STARTING A CHURCH? DON'T DO IT ALONE

Leaving the Past Behind: Embracing the Future

By Ashley White

Something was missing. Pastor Jason had felt it for a while, but he was afraid to speak about it because he did not know what it was or how to fix it. Yet, he kept sensing that something was wrong; in their church services, staff meetings, and the recent leadership retreat. Finally, during the last morning of the church’s annual leadership retreat, Pastor Jason pinpointed the problem: lack of vision.

As he reviewed where the church had been the previous year, the growth they had experienced, the lives saved, and the impact they had made in the community, he realized with a jolt that he was not quite sure where the church was heading next. He had a clearer idea of where they had been but not where they were going.

The moment of reckoning

Have you ever found yourself in Pastor Jason’s shoes: not exactly sure what was next or where to go? Have you had the feeling that something was missing from your ministry?

There have been several junctures in my life where, though things were running smoothly, I had to ask myself, “I know how I got here and why I got here, but where am I going next?”

As humans, we were created never to be satisfied with just one level of growth. We were created with a drive for adventure, to know God, and to make God known. To grow “from glory to glory” as indicated in Scripture.

The moment of reckoning—where you realize that one season of life has ended and it is time to begin a new one—can be scary. Multiply that with the weight of tens, hundreds, or thousands of lives waiting for your lead in the next step, and the weight can seem unbearable. I understand and want you to know that you are not alone.

There is a simple, powerful Scripture that gives us a key for knowing how to navigate the transition of expanded vision that leads to personal and corporate church growth. Habakkuk 2:1-3 (NAS) says,

“I will stand on my guard post

And station myself on the rampart,

And I will keep watch to see what He will speak to me,

And how I may reply when I am reproved.

Then the Lord answered me and said,

‘Record the vision

And inscribe it on tablets,

That the one who reads it may run.

For the vision is yet for the appointed time;

It hastens toward the goal and it will not fail.

Though it tarries, wait for it;

For it will certainly come, it will not delay.’”

As pastors, we are frontline warriors who are responsible for seeing ahead to where God wants to take our churches, cities, and nation. But to accomplish that, it is necessary to spend time before the Lord to keep our vision clear and fresh.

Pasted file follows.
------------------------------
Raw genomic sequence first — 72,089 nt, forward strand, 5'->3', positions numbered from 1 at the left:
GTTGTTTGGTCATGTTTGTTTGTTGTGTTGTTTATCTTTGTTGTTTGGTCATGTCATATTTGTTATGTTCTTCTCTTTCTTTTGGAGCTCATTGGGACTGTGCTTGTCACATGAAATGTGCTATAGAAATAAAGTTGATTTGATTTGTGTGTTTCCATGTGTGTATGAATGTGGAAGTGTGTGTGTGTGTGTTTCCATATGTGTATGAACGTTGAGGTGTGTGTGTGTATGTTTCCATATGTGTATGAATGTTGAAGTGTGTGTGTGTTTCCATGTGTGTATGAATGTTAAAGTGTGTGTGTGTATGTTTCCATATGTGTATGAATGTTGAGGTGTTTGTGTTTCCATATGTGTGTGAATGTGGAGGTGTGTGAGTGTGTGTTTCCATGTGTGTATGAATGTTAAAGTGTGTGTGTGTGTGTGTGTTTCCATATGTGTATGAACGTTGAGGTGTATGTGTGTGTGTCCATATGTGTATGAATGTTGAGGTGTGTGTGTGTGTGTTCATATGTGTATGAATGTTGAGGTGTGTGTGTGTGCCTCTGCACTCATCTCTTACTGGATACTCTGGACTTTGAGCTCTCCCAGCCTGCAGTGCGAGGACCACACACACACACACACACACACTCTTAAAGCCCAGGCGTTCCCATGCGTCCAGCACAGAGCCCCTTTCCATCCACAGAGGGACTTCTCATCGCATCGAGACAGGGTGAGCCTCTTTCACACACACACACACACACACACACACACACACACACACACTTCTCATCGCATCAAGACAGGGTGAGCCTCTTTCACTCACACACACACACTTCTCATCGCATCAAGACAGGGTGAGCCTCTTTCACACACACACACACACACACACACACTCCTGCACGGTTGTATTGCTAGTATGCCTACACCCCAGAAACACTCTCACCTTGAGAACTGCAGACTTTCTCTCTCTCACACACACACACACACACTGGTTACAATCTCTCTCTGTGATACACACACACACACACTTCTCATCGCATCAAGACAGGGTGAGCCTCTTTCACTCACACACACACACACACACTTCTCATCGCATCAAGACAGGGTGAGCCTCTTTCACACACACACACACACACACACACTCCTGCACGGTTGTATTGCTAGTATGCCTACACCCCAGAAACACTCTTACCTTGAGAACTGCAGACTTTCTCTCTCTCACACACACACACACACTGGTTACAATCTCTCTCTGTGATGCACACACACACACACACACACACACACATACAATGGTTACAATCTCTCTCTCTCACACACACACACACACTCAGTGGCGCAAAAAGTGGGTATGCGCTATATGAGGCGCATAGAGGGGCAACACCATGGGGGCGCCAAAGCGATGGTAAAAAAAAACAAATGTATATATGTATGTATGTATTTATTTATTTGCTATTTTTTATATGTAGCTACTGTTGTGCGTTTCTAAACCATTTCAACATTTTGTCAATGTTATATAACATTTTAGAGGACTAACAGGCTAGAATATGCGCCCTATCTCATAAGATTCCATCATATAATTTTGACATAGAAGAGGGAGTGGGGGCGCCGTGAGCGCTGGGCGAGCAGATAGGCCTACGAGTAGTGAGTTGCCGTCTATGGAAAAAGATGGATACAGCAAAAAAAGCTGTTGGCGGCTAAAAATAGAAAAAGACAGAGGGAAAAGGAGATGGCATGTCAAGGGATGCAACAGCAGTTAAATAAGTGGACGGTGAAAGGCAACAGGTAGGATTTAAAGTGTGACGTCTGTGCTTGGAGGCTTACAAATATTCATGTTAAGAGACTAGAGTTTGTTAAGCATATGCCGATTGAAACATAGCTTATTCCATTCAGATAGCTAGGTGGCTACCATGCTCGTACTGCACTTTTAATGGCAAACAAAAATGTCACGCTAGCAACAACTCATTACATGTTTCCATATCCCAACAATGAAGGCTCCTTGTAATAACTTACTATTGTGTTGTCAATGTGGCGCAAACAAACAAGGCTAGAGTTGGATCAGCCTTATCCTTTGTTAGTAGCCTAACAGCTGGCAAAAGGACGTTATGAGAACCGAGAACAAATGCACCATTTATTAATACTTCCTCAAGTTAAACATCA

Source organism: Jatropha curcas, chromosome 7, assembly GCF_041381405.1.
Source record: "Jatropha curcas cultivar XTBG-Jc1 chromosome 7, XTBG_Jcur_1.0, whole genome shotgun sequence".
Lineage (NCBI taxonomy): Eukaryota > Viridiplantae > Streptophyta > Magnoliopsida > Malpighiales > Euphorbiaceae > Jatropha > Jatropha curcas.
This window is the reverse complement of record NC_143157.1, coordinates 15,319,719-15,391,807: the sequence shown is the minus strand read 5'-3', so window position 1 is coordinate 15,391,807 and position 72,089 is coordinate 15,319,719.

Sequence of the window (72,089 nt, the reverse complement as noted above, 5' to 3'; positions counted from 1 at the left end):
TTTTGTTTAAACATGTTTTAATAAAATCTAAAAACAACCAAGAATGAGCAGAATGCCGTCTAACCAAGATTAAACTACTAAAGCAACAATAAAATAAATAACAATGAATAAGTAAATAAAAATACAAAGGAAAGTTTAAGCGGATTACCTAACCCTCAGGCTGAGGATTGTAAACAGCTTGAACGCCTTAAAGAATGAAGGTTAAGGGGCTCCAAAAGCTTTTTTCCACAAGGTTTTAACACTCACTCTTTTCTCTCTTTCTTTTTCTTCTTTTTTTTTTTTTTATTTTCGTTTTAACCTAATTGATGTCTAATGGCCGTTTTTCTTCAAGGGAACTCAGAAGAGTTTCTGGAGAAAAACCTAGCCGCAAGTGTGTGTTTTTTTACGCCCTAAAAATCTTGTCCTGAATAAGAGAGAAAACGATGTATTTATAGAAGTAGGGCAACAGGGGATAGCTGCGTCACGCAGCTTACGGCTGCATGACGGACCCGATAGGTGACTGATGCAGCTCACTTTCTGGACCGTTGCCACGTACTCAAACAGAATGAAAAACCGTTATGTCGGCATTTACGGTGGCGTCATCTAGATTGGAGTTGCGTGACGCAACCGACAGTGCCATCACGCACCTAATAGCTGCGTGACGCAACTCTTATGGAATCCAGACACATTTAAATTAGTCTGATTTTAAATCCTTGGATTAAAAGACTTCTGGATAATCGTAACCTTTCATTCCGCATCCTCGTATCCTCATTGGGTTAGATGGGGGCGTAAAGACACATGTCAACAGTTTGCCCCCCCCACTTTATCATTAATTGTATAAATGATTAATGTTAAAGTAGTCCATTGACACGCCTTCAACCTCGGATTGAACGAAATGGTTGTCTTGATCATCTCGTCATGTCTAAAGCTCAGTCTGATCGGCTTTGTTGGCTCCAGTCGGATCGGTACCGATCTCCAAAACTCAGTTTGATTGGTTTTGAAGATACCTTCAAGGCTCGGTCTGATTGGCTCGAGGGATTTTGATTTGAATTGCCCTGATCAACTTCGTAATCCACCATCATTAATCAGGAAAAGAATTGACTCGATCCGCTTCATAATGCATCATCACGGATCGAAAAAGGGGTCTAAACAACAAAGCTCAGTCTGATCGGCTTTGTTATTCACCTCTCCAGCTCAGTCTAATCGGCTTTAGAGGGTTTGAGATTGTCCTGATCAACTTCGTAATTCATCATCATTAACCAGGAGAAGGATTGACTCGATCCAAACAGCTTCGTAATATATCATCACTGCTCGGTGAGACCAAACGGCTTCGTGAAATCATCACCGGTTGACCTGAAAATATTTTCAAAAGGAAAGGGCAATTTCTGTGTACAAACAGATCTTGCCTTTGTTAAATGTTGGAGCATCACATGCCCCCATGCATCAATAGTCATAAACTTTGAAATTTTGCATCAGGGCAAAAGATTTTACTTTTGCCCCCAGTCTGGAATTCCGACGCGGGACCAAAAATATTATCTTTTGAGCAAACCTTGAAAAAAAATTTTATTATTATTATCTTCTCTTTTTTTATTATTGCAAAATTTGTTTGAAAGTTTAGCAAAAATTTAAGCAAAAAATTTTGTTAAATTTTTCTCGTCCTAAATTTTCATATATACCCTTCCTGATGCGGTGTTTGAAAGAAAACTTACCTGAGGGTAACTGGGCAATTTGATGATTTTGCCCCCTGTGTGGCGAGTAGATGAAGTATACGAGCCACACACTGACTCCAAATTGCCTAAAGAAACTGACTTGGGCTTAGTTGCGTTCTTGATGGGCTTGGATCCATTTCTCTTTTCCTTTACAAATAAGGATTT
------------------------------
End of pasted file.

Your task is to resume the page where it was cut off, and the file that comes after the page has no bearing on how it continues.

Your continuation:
As we start this new year, and as God is preparing us for a growing season, I want to share with you 4 steps that will help you to regain and renew your vision for your church.

1. Set aside adequate time to seek the Lord.


This is where you are the guard standing on the post to see what God will say (Habakkuk. 2:1). Daily devotions seem like the obvious first step, but I am talking about more here. I challenge you to spend a day or more per week specifically praying for God to renew your vision for the church. Once God has revealed something to you, take some time to meditate on that vision. I have found that understanding the vision is necessary in order for you to relay that vision to others in the church.

2. Make an action plan to implement the vision.


Be specific about what God is showing you. Does the vision mean fine-tuning your church’s youth ministry, growing your outreach department, building up leaders within the ministry, or growing your church's deeper understanding of God’s Word? Consider the following questions to help you create a plan of action for implementing your renewed vision for your ministry:

  • What will it take to see the vision come to life?
  • Will I need to restructure church services or change our curriculum?
  • How will this change in vision affect our current budget plans and calendar?
  • Will this change require new staff? Do we hire new staff?
  • What commitment will the vision require from your current team?
  • What type of training will your leaders need to outwork the new direction for your ministry?

The Bible says that we write the vision so that those who read it can “run.” This renewed vision will give fresh energy to the legs of those who have been running this race with you.

3. Create a plan to communicate this vision to your church.


When you receive a renewed vision from the Lord, do not just share it with anyone. You want to be strategic about those with whom you share it. I suggest that you first share it with your leadership team, which you can choose to do during a leadership meeting or leadership retreat. You want those who are closest to you and who knows your heart to hear the vision first. They will most likely catch on to the vision more quickly and they can help the rest of the church get on board.

Keep in mind that the goal is to articulate the vision not as your own but as the vision God has for the church. When you do that, not only will the church leadership jump on board, but so will the rest of the congregation.

4. Stay encouraged; the vision will work if you work it!


This is key. Remember, the vision hastens towards the end goal and will not fail if we are faithful to run with it. If you are faithful to write the vision, communicate it to your church, and give them a strategy to implement it, then the vision will encourage you all to reach the end goal.

There is much more.


Every day, we have the privilege of assisting pastors in articulating the vision that God has placed in their hearts. Perhaps there is something stirring in your heart and soul regarding the direction of the church. You can feel the Lord wants to do something new in your church this year, but you just cannot quite put words to it.


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